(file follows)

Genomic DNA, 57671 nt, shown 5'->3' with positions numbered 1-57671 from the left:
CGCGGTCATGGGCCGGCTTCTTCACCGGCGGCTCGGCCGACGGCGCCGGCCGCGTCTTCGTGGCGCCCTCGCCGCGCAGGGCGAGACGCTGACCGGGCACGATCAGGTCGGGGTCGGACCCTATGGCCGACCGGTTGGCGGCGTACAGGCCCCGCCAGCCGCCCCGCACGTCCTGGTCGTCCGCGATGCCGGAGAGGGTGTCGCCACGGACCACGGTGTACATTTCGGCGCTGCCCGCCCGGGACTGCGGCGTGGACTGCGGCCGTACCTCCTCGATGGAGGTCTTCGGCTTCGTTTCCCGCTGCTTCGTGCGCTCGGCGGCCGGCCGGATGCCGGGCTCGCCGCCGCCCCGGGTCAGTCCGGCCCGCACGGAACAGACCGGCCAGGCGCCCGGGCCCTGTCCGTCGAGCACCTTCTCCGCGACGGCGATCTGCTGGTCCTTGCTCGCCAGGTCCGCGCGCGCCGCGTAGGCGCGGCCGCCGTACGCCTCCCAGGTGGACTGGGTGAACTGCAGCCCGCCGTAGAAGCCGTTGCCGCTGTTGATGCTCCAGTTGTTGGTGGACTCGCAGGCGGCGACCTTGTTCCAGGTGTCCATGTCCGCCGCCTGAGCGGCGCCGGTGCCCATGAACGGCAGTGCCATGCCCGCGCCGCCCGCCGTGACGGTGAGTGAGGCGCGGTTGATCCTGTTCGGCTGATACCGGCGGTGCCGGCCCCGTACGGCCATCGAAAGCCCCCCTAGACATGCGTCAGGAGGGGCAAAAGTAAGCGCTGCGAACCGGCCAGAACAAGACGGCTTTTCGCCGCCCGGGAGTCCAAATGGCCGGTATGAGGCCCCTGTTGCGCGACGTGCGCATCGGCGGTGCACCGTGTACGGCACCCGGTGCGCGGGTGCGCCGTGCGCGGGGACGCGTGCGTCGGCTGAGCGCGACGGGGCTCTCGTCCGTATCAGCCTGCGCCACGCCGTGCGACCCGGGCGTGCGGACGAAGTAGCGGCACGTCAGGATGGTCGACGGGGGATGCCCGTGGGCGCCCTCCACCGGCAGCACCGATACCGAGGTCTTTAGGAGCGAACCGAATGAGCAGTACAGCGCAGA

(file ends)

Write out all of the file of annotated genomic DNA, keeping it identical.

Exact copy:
Genomic DNA, 57671 nt, shown 5'->3' with positions numbered 1-57671 from the left:
CGCGGTCATGGGCCGGCTTCTTCACCGGCGGCTCGGCCGACGGCGCCGGCCGCGTCTTCGTGGCGCCCTCGCCGCGCAGGGCGAGACGCTGACCGGGCACGATCAGGTCGGGGTCGGACCCTATGGCCGACCGGTTGGCGGCGTACAGGCCCCGCCAGCCGCCCCGCACGTCCTGGTCGTCCGCGATGCCGGAGAGGGTGTCGCCACGGACCACGGTGTACATTTCGGCGCTGCCCGCCCGGGACTGCGGCGTGGACTGCGGCCGTACCTCCTCGATGGAGGTCTTCGGCTTCGTTTCCCGCTGCTTCGTGCGCTCGGCGGCCGGCCGGATGCCGGGCTCGCCGCCGCCCCGGGTCAGTCCGGCCCGCACGGAACAGACCGGCCAGGCGCCCGGGCCCTGTCCGTCGAGCACCTTCTCCGCGACGGCGATCTGCTGGTCCTTGCTCGCCAGGTCCGCGCGCGCCGCGTAGGCGCGGCCGCCGTACGCCTCCCAGGTGGACTGGGTGAACTGCAGCCCGCCGTAGAAGCCGTTGCCGCTGTTGATGCTCCAGTTGTTGGTGGACTCGCAGGCGGCGACCTTGTTCCAGGTGTCCATGTCCGCCGCCTGAGCGGCGCCGGTGCCCATGAACGGCAGTGCCATGCCCGCGCCGCCCGCCGTGACGGTGAGTGAGGCGCGGTTGATCCTGTTCGGCTGATACCGGCGGTGCCGGCCCCGTACGGCCATCGAAAGCCCCCCTAGACATGCGTCAGGAGGGGCAAAAGTAAGCGCTGCGAACCGGCCAGAACAAGACGGCTTTTCGCCGCCCGGGAGTCCAAATGGCCGGTATGAGGCCCCTGTTGCGCGACGTGCGCATCGGCGGTGCACCGTGTACGGCACCCGGTGCGCGGGTGCGCCGTGCGCGGGGACGCGTGCGTCGGCTGAGCGCGACGGGGCTCTCGTCCGTATCAGCCTGCGCCACGCCGTGCGACCCGGGCGTGCGGACGAAGTAGCGGCACGTCAGGATGGTCGACGGGGGATGCCCGTGGGCGCCCTCCACCGGCAGCACCGATACCGAGGTCTTTAGGAGCGAACCGAATGAGCAGTACAGCGCAGA